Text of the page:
Friday, July 27, 2007

Lessons From the Deep South

Crossing to Isla Tenglo with the children's Chilean "grandparents" Voni and Gigi.

To My Most Amiable Readers;
Having just finished reading the latest copy of Missionary Messenger, which focused on the lives of missionary kids, I was inspired to think of what my children are learning in their host culture. A number of things came to mind; things I've only learned as an adult, but which will be natural to my children as they barely remember American culture. So here are some things we've come to learn and appreciate in Chilean culture:

1. Saludos. Translation: greetings, regards. When you walk into a gathering you personally meet and greet each person in that room with a kiss and, if needed, an introduction. This acknowledges the worth and value of each person in the room and extends your acceptance to them. When you go to leave, you make the rounds again, kissing each face and saying goodbyes to each and everyone of them.
Our co-worker's children, who are more Chilean than American after 15 years here, feel uncomfortable and unwelcome when visiting stateside as "relatives just stare at us, they don't hug us or kiss us". My children are also accustomed to saludos, even at the age of one year Edison would tilt his cheek upwards to receive kisses, and now gives them with relish (much to the delight of Chileans). Sophia throws her little arms around their necks and gives a big smackeroo along with her joyful "Hola!". And each adult is greeted with the name Tia or Tio (Auntie or Uncle), followed by the first name. This extends respect and honor and also affection for adults.
It's amazing how just having your presence recognized in a room can put you at your ease, make you feel at home in any gathering. I imagine that the early church experienced the joy of this in their "holy kiss". I wonder if my children will try to give kisses when we're home on furlough and if they'll feel unwelcome if others just look at them.

2. A glass with an inch of drink in it is still a blessing. Oftentimes we've been in gatherings of, say, thirty people and there's been one liter of Coke. Instead of hiding it away in the refrigerator in embarrassment that there isn't "enough", each person recieves their inch of drink with ease and joy; often having to drink quickly so that the cup may be used for someone else's inch. Can you imagine this in the States? Someone would've taken off in their car to the local gas station and come back with liters of soda and a pack of disposable cups before the embarrassing "lack" could be discovered. So, our children have learned, and so have we, to be thankful for what we receive, whether it be a full glass or no.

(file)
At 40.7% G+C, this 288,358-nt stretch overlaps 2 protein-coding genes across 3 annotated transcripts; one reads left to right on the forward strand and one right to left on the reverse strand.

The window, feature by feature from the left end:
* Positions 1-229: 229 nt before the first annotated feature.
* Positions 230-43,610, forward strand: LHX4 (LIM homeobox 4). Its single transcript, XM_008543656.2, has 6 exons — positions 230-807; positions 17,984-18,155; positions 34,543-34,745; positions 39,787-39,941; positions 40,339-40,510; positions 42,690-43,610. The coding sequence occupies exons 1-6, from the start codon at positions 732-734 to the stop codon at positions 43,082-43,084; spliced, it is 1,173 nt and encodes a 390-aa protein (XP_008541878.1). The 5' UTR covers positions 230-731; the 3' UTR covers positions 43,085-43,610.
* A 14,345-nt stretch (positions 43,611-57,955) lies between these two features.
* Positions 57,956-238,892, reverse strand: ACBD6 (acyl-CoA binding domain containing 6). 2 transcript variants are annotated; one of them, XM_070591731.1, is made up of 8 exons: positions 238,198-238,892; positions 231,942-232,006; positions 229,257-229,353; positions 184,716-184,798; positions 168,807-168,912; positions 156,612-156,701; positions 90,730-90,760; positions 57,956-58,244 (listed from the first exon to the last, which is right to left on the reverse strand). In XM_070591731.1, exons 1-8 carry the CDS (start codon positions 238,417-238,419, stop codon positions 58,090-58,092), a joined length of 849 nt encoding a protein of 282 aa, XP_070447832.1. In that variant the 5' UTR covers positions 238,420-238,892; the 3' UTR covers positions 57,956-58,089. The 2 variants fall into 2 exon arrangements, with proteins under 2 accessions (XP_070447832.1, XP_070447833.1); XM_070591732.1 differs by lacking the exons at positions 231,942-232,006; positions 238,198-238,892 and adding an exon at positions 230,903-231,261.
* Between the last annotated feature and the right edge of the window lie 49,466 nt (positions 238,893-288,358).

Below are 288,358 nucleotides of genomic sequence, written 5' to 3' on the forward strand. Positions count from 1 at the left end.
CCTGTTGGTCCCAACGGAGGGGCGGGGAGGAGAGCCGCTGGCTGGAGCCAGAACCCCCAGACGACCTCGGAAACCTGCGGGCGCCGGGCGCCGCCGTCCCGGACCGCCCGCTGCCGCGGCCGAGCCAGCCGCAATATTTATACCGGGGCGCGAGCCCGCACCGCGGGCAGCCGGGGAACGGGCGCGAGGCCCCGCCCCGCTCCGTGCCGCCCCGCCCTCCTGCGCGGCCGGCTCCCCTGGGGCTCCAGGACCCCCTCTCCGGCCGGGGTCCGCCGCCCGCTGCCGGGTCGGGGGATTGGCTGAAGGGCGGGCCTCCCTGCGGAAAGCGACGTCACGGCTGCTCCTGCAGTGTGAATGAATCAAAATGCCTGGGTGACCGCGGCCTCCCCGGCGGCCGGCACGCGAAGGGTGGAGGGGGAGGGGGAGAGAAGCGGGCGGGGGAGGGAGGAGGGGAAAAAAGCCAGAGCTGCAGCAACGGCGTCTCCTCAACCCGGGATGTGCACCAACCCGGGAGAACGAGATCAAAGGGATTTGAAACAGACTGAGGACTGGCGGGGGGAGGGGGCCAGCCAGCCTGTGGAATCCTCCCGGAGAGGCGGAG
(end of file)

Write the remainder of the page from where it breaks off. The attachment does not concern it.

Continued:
The children playing in Isla Tenglo with friends.

3. Paciencia. Translation: patience. In the States it's sort of taken for granted that each person has their own vehicle and can go where they please, when they please. I certainly took it for granted, hopping in my VW Jetta and whizzing around town, efficiently running my errands, visiting friends, taking the kids to the park, and so on. It's different here. Most people we know DON'T have vehicles of their own, have riden buses all their lives, and are used to walking long distances after the buses drop them off. Our own vehicle has been broken down or in the shop more often than it has been on the road, and when Dustin takes his missions trips I'm left depending on public transportation. So we've learned how to wait. Sometimes when we're on Isla Tenglo, exhausted from a day of ministry, we wait in the soaking rain on the boat ramp for an hour for the little ferry to come pick us up. To find a bus headed towards my neighborhood at night after rowing club usually takes about a half an hour, standing on a cold, dark street, sometimes in the rain. Then, as is the nature of buses, it takes about three times as long to get home as it would in a vehicle, and often we're packed in like sardines. A few years of this grows in one a certain tolerance for waiting that our North American culture would balk at. And this is not limited to transportation; if you'd like to withdraw money from the bank, expect at least an hour wait in a line. If it's time to pay the bills, you have to go directly to each business and stand in line for around a half hour at each one. Want to mail a letter? About a thirty minute wait. This is what makes it so difficult to explain an "average day" here to anyone. To say "I spent all day getting out money and paying my bills", to a North American would get quite lost in translation! We have learned to wait. The children do not go bonkers when forced to stand in a line or along a road for an extended time. It's normal to them.

Well, I hope you've enjoyed glimpsing the world as my children see it, and as we are learning to accept it. Blessings to you all!
Your Most Devoted, Sarah
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Friday, July 20, 2007

Milk Box Nursery

Edison tenderly caring for the babies in their brand-new milk box beds. Why milk box? Because in many Latin American countries, milk is sold on the shelf in either 1 liter boxes or bags. The milk is processed at a high temperature which enables it to keep safely at room temperature until opened. This is great as many people do not own refrigerators and the small size makes sure the opened milk doesn't go to waste. Each morning I "milk the cow" for the kid's cereal by cutting open a liter bag and pressure squeeze it into a pitcher...hee hee. Sometimes the milk ends up all over the countertops and floor; I call that "mad cow milk", instead of Sarah-has-morning-hands-syndrome. Does anyone else get weak hands in the morning? It's like my hands get stupid while I sleep and opening anything is beyond impossible for the first hour or so.